Subversion 1.5 is getting very close to a release candidate, and this fixes the long-standing DVCS criticism that “Subversion merging is awful”. Branching is still a constant-time operation, but you can now repeatedly merge one branch to another without searching history for the exact arguments you need. Subversion automatically keeps track of which changes you’ve merged already, and which still need merging. We even allow cherry-picking of changes. We’ve also got nice interactive conflict resolution now, so you can plug in your favorite Mercurial
merging tool and away you go. A portable patch format is also coming soon.

For Subversion 2.0, a few of us are imagining a centralized system, but with certain decentralized features. We’d like to allow working copies to store “offline commits” and manage “local branches”, which can then be pushed to the central repository when you’re online again. Our prime directive is to keep the UI simple, and avoid the curse of DVCS UI (which often have 40, 50, or even 100 different commands!)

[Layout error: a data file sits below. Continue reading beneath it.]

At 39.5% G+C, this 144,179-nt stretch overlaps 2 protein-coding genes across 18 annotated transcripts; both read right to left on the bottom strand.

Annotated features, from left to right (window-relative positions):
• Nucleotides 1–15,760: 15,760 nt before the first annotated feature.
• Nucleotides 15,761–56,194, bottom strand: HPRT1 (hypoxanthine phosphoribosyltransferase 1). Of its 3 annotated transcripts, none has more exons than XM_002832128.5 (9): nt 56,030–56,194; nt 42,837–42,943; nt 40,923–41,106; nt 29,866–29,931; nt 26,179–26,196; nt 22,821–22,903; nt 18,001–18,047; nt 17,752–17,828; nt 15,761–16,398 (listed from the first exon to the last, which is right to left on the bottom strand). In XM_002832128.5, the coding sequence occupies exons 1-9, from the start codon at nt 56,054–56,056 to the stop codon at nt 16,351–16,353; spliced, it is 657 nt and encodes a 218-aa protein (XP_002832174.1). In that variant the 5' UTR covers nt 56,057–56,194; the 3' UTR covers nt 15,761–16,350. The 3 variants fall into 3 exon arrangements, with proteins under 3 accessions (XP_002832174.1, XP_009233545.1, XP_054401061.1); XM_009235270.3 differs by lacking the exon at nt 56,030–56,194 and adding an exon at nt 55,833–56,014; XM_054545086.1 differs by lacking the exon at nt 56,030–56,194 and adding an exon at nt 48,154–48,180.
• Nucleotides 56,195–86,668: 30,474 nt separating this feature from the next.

We also plan to centralize our working copy metadata into one place, which will make many client operations much faster. We may also end up stealing Mercurial’s “revlog” repository format as a replacement for the severely I/O bottlenecked FSFS format.

A Last Plea

Allow me to make a plea to all the DVCS fanatics out there: yes, it’s awesome, but please have some perspective! Understand that all tools have tradeoffs and that different teams have different needs. There is no magic bullet for version control. Anyone who argues that DVCS is “the bullet” is either selling you something or utterly forgetting about the 80%. They need to pull their head out of Slashdot and pay attention to the rest of the industry.

Update, 10/18/07: A number of comments indicate that my post should have been clearer in some ways. It was never my intent to say that “Subversion is good enough for everyone” or that “most of the world is too dumb to use DVCS, so don’t use it.” Instead, I’m simply presenting a checklist — a list of obstacles that DVCS needs to overcome in order to be accepted into mainstream corporate software development. I have no doubt that DVCS systems will get there someday, and that will be a great thing. And I’m imploring DVCS evangelists to be aware of these issues, rather than running around thoughtlessly trashing centralized systems. :-)